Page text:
Come for Chris Cuomo badgering Rubio about his position, stay for Chris Cuomo arguing with Rubio for several long minutes about whether science supports the belief that life begins at conception. Turns out you can’t be a leader of the future if your position on that issue is grounded in faith. Who knew?

Ramesh Ponnuru is right that the alleged gotcha here about abortion exceptions is stupid. But it was the closest Rubio came last night to a misstep and it’s an easy point of attack later for Hillary and the war-on-women gang if he ends up as the nominee, so naturally the media’s interested in it. Watch the first clip below for Rubio’s exchange with Megyn Kelly at the debate. Isn’t it true, says Kelly, that you voted for abortion bills containing exceptions for rape and incest? How can you be pro-life and support exceptions for abortion? Rubio’s reply: When did I ever say I support those exceptions?

So Rubio doesn’t support exceptions for rape and incest? That sounds war-on-women-y, notes BuzzFeed:

Rubio’s aggressive answer won over the crowd of conservatives in Cleveland — but the position he appeared to be taking is deeply unpopular nationally. One Gallup poll found that just 22% of Americans believe abortion should be illegal in cases of rape and incest. And recently, Clinton has been signaling that she plans to use women’s reproductive health care — and potentially abortion — as a wedge issue against Republicans in 2016. This week, she released a two-minute video defending Planned Parenthood, explicitly including its abortion services. She also launched an online ad campaign targeting Jeb Bush’s recent comment about women’s health.

By opposing rape and incest exceptions to abortion bans, Rubio could easily open himself up to attacks from Clinton that his positions are extreme. Perhaps recognizing this, the candidate’s aides walked back his comments in the post-debate spin room — though not entirely.

Asked whether Rubio supports rape and incest exceptions, Conant repeated Rubio’s statement that he had not “advocated” for that position, but then hastened to add, “He has supported legislation that included exceptions.”

The supposed contradiction here is easily resolved. Ideally Rubio would like to see abortion banned entirely, but if all he can get legislatively is a bill that bans most abortions while making exceptions for rape and incest, sure, he’ll vote for that. A law that reduces the number of abortions is worth backing even if it doesn’t reduce them as much as a social conservative would like. The perfect shouldn’t be the enemy of the good. Rubio himself makes that point efficiently to Cuomo: Just because I’d vote for a bill that bans abortions at 20 weeks, he says, doesn’t mean I support abortions before 20 weeks. As a legislator, you take what you can get politically. So yeah, he personally opposes exceptions for rape and incest but he’ll tolerate them in the name of making America incrementally more pro-life. Hillary will club him for that mercilessly in the general even though there’s not a whisper of a chance that Republicans will ever have the numbers in Congress to pass a total ban on abortion (and even less of a chance of getting that ban to stand up in court), but it’s the best Rubio can do to reassure pro-life Republican primary voters that he’s one of them on the one hand and moderately pro-choice swing voters in the general that he’s open to compromise on the other.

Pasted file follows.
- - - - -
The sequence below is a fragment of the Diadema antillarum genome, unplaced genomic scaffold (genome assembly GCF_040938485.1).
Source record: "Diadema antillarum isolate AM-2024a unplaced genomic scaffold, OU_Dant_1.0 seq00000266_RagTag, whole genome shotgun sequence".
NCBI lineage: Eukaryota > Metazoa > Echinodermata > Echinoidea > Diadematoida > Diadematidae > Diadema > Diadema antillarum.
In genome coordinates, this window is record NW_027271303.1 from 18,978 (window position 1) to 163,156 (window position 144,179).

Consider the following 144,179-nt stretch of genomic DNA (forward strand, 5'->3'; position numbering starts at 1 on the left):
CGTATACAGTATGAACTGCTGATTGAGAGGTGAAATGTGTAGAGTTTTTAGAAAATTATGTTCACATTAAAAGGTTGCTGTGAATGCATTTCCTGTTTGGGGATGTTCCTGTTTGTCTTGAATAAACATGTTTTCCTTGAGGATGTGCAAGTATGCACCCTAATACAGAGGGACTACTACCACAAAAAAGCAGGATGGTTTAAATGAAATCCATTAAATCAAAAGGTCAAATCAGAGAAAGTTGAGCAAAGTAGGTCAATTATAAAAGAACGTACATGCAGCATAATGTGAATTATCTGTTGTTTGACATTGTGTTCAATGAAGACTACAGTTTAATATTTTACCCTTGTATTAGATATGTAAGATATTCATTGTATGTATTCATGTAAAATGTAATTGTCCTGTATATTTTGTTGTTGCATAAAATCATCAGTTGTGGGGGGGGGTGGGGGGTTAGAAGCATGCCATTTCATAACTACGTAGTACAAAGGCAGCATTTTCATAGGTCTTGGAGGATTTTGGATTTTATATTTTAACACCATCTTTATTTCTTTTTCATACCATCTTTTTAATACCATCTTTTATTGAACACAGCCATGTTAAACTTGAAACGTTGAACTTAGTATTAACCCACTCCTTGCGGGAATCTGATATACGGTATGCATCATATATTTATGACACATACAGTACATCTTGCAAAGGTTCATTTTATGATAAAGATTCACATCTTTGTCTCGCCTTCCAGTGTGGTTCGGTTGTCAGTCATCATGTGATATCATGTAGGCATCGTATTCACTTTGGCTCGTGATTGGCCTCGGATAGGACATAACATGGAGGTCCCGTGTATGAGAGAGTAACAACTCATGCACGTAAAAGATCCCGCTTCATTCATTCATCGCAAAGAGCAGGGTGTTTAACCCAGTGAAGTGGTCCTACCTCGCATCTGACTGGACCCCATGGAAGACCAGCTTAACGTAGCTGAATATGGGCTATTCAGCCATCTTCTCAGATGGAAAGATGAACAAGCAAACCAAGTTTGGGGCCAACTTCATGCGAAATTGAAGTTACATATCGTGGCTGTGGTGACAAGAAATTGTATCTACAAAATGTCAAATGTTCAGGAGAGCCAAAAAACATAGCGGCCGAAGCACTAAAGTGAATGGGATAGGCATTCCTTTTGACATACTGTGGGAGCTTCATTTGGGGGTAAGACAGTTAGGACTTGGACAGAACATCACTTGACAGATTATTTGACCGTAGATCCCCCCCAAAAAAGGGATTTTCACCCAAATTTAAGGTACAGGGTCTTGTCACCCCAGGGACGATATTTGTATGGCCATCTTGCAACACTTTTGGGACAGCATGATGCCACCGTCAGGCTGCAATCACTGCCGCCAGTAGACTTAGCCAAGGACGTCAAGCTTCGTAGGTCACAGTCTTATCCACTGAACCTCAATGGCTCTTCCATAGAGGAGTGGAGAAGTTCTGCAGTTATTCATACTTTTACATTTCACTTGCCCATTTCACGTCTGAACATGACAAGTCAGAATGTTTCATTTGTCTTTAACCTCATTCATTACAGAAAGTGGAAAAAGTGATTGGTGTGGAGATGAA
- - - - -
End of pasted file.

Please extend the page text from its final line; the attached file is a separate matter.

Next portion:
If a social issue’s going to cause Rubio problems on the right, it won’t be abortion. Even by his usual standards of solid oratory, his speeches in defense of life have been eloquent; if he ever ends up being pressed on his commitment to the cause, he’ll talk his way out of it. The potential landmine for him among social conservatives is his acquiescence to the Supreme Court’s ruling on gay marriage. He’s the guy, remember, who was quick to say that we should respect the Court’s decision and move on at a moment when Mike Huckabee was pounding the table about resistance and questioning whether a Court ruling can even have the force of law without legislative action. If he ends up battling with, say, Ted Cruz for social conservative votes, that’s bound to come up. Especially since, for reasons that continue to elude me, Rubio also opposes a constitutional amendment that would return the issue of marriage to the states.

Exit question: Do my ears deceive me or does Cuomo say at around 4:35 of the second clip that in order to be a leader you need some sort of meaningful answer to the question of when life begins? Didn’t we elect a guy a few years ago who famously dodged a nearly identical question by saying it was above his pay grade?